Contributions to Mineralogy and Petrology

, Volume 76, Issue 4, pp 455–462 | Cite as

Surface tension of natural silicate melts from 1,200°–1,500° C and implications for melt structure

  • D. Walker
  • O. MullinsJr.


The surface tension between silicate liquid and gas has been measured for four lava compositions (limburgite to andesite) from 1,200° to 1,500° C. The magnitude of surface tension (γ) is in the range 350–370 dynes/cm. Variations found in γ as a function of liquid composition were small and had no obvious relation to liquid composition. γ was also found to vary little with furnace atmosphere — air, Ar, CO2, H2, CO and their mixtures. A relaxation time of hours to days, depending on temperature, is required before reproducible results can be obtained from originally crystalline starting material.

The reproducible temperature dependence of γ for complex silicate liquid solutions was found to be small, positive, and a relatively simple function of liquid composition. To a first approximation, the dependence of dγ/dT on composition found by King (1953) for simple silicate binaries appears to extend to the complex solutions measured here. The extent of progressive dissociation of liquid constituents implied by the increase of γ with T appears to be principally determined by the average field strength (Z/R) of the network-modifying cations in the liquid and abundance of network-forming constituents \((X_{SiO_2 } )\). The actual amount of structural dissociation implied by these results reduces the molar volume of the average structural unit by at most 5% for a 100° C increase in temperature. Evidently the polymerization of coordination polyhedra is fairly stable over this temperature and composition range.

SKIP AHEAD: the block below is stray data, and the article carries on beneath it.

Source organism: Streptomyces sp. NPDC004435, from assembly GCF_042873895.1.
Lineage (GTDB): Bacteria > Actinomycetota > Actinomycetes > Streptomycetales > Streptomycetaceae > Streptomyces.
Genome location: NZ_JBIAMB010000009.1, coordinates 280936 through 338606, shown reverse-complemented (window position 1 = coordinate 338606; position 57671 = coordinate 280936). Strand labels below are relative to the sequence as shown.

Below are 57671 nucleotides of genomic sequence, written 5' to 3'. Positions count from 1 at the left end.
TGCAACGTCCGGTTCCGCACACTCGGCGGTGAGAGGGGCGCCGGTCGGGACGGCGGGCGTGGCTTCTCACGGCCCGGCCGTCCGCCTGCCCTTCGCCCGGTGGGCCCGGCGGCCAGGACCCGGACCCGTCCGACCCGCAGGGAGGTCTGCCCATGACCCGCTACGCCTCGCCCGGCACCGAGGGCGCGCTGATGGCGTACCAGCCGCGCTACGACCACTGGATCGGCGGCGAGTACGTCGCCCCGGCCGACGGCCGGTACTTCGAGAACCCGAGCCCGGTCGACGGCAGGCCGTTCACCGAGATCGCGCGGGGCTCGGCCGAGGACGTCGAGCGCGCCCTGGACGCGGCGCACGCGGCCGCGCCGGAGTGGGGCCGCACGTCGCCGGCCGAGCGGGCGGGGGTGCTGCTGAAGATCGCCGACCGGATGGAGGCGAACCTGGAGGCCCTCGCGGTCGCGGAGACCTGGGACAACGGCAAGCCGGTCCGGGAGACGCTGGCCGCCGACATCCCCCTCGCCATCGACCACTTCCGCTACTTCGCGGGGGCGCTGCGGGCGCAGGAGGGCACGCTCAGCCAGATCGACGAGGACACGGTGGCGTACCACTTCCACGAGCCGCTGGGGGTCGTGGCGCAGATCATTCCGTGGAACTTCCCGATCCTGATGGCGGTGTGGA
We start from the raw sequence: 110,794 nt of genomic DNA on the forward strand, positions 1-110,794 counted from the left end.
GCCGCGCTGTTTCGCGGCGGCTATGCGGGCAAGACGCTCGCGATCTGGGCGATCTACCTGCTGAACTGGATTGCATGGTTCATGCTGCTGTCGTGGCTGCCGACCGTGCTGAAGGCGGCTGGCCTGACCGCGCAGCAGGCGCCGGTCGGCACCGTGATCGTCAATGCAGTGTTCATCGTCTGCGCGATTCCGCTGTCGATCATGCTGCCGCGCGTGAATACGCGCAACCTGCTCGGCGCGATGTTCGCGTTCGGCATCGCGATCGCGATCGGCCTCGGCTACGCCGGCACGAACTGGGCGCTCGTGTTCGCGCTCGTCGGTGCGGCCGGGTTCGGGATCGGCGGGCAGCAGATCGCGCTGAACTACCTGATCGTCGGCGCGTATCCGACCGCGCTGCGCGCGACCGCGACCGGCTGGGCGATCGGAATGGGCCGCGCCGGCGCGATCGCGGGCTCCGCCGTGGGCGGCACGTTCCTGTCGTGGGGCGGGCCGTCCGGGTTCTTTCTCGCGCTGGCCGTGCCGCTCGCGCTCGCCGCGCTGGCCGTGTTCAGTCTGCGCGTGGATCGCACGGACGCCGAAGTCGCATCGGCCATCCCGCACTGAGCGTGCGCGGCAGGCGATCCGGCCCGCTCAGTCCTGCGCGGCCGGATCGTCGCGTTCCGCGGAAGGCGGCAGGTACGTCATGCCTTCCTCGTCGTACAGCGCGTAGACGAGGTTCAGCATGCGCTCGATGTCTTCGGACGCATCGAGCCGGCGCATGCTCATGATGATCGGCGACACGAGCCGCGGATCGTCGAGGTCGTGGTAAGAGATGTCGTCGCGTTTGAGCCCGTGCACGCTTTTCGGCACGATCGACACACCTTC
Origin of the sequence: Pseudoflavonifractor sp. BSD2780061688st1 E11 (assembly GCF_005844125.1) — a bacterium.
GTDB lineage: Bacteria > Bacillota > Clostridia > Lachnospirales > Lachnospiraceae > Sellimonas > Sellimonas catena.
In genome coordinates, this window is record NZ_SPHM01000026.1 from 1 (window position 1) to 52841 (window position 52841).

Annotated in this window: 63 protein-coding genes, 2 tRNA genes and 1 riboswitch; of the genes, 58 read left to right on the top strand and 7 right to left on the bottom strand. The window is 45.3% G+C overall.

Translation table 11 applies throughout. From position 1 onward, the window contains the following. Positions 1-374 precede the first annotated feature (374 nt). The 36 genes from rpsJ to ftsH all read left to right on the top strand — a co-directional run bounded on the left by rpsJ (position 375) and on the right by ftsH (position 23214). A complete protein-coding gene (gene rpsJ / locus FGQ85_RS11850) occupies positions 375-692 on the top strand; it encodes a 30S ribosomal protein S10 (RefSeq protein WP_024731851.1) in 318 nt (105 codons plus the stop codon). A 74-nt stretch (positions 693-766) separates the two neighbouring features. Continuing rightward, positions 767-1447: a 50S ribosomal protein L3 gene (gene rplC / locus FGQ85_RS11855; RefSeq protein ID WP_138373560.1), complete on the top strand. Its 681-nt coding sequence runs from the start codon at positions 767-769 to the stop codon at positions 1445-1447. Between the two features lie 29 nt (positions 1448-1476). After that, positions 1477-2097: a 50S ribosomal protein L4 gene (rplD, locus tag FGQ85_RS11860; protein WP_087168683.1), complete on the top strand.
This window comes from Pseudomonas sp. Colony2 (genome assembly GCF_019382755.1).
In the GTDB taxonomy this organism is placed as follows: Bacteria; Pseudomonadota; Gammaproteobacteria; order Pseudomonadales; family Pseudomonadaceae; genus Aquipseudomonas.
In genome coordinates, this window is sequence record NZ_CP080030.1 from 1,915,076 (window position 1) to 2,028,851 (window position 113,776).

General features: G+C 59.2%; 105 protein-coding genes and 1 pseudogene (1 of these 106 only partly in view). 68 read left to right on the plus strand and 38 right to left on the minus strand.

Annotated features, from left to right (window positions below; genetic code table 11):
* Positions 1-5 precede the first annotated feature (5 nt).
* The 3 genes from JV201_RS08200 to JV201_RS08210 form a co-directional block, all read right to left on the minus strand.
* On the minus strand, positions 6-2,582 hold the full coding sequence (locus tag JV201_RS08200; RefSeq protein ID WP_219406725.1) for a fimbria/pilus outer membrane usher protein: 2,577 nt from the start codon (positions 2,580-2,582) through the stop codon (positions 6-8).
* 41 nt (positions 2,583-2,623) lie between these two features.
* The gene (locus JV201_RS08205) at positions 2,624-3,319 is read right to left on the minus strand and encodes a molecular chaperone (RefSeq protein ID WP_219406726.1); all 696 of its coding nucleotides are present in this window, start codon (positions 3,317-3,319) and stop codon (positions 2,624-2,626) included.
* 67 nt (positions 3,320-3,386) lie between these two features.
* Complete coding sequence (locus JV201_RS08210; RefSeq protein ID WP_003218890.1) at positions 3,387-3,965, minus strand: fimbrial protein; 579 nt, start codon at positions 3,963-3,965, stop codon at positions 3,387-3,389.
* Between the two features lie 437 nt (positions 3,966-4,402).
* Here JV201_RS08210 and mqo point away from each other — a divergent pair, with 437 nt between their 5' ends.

Surface Tension Molar Volume Coordination Polyhedron Liquid Solution Liquid Composition 
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Copyright information

© Springer-Verlag 1981

Authors and Affiliations

  • D. Walker
    • 1
    • 2
  • O. MullinsJr.
    • 3
  1. 1.Lunar and Planetary InstituteHoustonUSA
  2. 2.Dept. of Geological SciencesHarvard UniversityCambridgeUSA
  3. 3.Lockheed Electronics Corporation, LEMSCO C 23CHoustonUSA

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